NOTL schools use Black History Month to tackle a tough subject
The history of slavery is a weighty topic for the classroom.
That's why schools in Niagara-on-the-Lake tend to use Black History Month as an opportunity to celebrate the culture and accomplishments of Black Canadians.
While the history of slavery in Canada is a sad one, at St. Michael Catholic Elementary School, “Students also learn about the many great accomplishments of members of the Black community,” says principal Emma Ferra-Massi.
Grade 8 students at St. Michael are using the month to learn about an “individual from the Black community that has made a significant impact on the world,” she said in an email.
Meanwhile, the kids in Grade 7 are working together on a classwide slideshow on Black Canadians who have influenced Canadian culture.
And students will discover the influence of Black musicians on “genres such as jazz, blues, R&B, gospel, soul, rock and roll, and hip hop” in their music class.
Throughout the month students will learn about “the history of slavery and Canada’s abolitionist history,” Ferra-Massi said.
“Students need to be taught the sad history of discrimination. We can't erase the past, but learn from it and become better,” she said.
Jennifer Pellegrini, a communications officer for the Niagara Catholic District School Board, said the board works with Black-led community groups to get “culturally relevant programming” to students.
The board runs a year-round program with Tools of Empowerment for Success, a Black-led advocacy group, to connect Black students with mentors.
The school board also works with Lezlie Harper, founder of Niagara Bound Tours, to teach students about the Underground Railroad, which has deep roots in Niagara-on-the-Lake.
Harper, a descendant of an escaped slave, takes a lot of pride in the story of her community and tries to give students a story worth celebrating when taking them on tours or speaking to them in class.
It can be “really hard” to teach kids about “those tough parts,” she admitted.
Harper remembers when she first started Niagara Bound Tours that she tried to explain to a class of Grade 1 students how Black children were often separated from their parents on their journey to Canada.
Not being a teacher, Harper said, "It's hard to explain it" to younger kids.
"I don't want to give the children bad dreams," she added.
The history is still important, though, especially for young Black kids, Harper said.
From the work she’s done with schools, Harper says she worries about how race is talked about in the classroom.
For white students, Harper wonders what it's like to learn in an environment where they hear about "how horrible their race is."
Lessons about “how ugly colonization was and how awful white people have been” might be causing more “confusion” – especially for mixed-racial children, she said.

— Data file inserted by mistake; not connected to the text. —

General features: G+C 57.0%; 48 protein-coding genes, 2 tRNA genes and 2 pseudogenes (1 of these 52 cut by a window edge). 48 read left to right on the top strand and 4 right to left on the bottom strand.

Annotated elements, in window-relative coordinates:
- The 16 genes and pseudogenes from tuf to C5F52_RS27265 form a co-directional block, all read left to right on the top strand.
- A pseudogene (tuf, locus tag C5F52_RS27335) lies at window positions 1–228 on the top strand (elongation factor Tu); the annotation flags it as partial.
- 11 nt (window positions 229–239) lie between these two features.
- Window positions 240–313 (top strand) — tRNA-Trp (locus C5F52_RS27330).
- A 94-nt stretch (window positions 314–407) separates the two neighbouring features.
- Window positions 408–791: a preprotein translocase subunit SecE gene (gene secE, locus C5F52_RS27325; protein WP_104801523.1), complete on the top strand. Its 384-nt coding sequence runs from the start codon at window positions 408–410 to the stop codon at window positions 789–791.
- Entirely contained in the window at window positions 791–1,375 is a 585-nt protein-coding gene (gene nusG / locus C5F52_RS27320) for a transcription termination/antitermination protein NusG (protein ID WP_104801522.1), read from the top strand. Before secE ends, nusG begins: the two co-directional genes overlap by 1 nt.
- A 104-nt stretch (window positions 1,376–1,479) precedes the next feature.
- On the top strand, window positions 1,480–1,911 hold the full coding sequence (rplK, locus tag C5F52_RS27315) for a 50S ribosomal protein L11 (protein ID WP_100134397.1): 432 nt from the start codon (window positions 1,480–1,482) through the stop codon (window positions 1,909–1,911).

Harper thinks it is harmful for Black students to continually hear about how they are "racialized and marginalized."
"They never hear anything good about being Black," she said.
"When we celebrate Black history, let's celebrate and talk about how people rise above their circumstances and how we keep moving forward," she said.
Harper rejects the idea that racism needs to be an uncomfortable conversation.
"The people who came before us went through the uncomfortable so that we could all – everyone – work together to be comfortable with one another," she said.
The District School Board of Niagara has provided teachers with an educational resource to help them navigate the tricky task of teaching Black history.
The 39-page slideshow advises teachers to use Black History Month to celebrate accomplishments in the Black community.
It suggests teachers not start with slavery because of how traumatizing it is.
Instead, it recommends they focus on the positive contributions of Black Canadians to their culture.
Carolyn LoConte, a communications officer for the District School Board of Niagara, said the board offers professional development courses for teachers throughout the year.
Crossroads Elementary School principal Kate Fish said the school has “added hundreds of books to our school library collection” over the last two years to help expose students to more diverse literary options.
The school has a rotating selection of the books on display where kids can see them and perhaps pick one up, she said.
Fish said the Grade 7 and 8 students at Crossroads also have watched a virtual presentation of "Meet Chloe," performed by the Carousel Players.
"Meet Chloe" is an educational play about a student trying to convince her teachers to share the history of Chloe Cooley with her classmates.
Cooley was enslaved to a Queenston farmer in the late 1700s when she protested her treatment. He took her across the border to the U.S. and it is not known what happened to her.
The incident helped led to the passage of Canada's Act Against Slavery in 1793.
Carousel Players is a Niagara-based theatre company that produces content for young audiences and frequently performs educational plays like "Meet Chloe" in schools.
Fish said her students also will get the chance to see the NOTL Museum’s display about Cooley in the spring.
Evan Loree, Local Journalism Initiative Reporter, The Lake Report